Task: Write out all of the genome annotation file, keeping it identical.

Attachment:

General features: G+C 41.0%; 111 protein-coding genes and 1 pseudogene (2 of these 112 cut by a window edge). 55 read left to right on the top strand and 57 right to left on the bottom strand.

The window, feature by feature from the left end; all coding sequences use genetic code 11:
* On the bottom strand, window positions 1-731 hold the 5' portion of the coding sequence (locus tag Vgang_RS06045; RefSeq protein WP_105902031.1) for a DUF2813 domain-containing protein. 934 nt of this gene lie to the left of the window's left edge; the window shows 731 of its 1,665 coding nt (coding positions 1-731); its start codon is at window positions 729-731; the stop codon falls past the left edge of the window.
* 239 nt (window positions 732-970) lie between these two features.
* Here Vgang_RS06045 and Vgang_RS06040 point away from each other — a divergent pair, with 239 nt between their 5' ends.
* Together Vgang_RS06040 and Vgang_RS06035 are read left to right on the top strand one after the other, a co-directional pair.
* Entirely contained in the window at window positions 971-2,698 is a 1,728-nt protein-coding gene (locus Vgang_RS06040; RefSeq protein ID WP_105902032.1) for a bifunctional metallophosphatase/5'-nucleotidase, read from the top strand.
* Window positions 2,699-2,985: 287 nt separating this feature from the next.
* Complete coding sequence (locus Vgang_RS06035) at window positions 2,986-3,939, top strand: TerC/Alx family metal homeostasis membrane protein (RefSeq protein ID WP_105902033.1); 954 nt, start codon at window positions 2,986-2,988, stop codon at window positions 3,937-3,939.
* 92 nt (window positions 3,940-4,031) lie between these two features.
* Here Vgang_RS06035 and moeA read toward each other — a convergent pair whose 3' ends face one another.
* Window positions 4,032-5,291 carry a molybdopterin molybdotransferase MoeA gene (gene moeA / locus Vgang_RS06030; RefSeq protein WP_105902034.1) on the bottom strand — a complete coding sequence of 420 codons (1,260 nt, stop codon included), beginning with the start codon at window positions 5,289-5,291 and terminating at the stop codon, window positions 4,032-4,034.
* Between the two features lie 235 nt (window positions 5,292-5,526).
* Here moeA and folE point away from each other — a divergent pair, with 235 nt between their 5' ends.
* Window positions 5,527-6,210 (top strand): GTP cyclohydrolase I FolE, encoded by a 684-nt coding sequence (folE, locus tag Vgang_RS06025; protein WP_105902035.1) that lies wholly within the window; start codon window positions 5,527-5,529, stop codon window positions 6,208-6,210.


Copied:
General features: G+C 41.0%; 111 protein-coding genes and 1 pseudogene (2 of these 112 cut by a window edge). 55 read left to right on the top strand and 57 right to left on the bottom strand.

The window, feature by feature from the left end; all coding sequences use genetic code 11:
* On the bottom strand, window positions 1-731 hold the 5' portion of the coding sequence (locus tag Vgang_RS06045; RefSeq protein WP_105902031.1) for a DUF2813 domain-containing protein. 934 nt of this gene lie to the left of the window's left edge; the window shows 731 of its 1,665 coding nt (coding positions 1-731); its start codon is at window positions 729-731; the stop codon falls past the left edge of the window.
* 239 nt (window positions 732-970) lie between these two features.
* Here Vgang_RS06045 and Vgang_RS06040 point away from each other — a divergent pair, with 239 nt between their 5' ends.
* Together Vgang_RS06040 and Vgang_RS06035 are read left to right on the top strand one after the other, a co-directional pair.
* Entirely contained in the window at window positions 971-2,698 is a 1,728-nt protein-coding gene (locus Vgang_RS06040; RefSeq protein ID WP_105902032.1) for a bifunctional metallophosphatase/5'-nucleotidase, read from the top strand.
* Window positions 2,699-2,985: 287 nt separating this feature from the next.
* Complete coding sequence (locus Vgang_RS06035) at window positions 2,986-3,939, top strand: TerC/Alx family metal homeostasis membrane protein (RefSeq protein ID WP_105902033.1); 954 nt, start codon at window positions 2,986-2,988, stop codon at window positions 3,937-3,939.
* 92 nt (window positions 3,940-4,031) lie between these two features.
* Here Vgang_RS06035 and moeA read toward each other — a convergent pair whose 3' ends face one another.
* Window positions 4,032-5,291 carry a molybdopterin molybdotransferase MoeA gene (gene moeA / locus Vgang_RS06030; RefSeq protein WP_105902034.1) on the bottom strand — a complete coding sequence of 420 codons (1,260 nt, stop codon included), beginning with the start codon at window positions 5,289-5,291 and terminating at the stop codon, window positions 4,032-4,034.
* Between the two features lie 235 nt (window positions 5,292-5,526).
* Here moeA and folE point away from each other — a divergent pair, with 235 nt between their 5' ends.
* Window positions 5,527-6,210 (top strand): GTP cyclohydrolase I FolE, encoded by a 684-nt coding sequence (folE, locus tag Vgang_RS06025; protein WP_105902035.1) that lies wholly within the window; start codon window positions 5,527-5,529, stop codon window positions 6,208-6,210.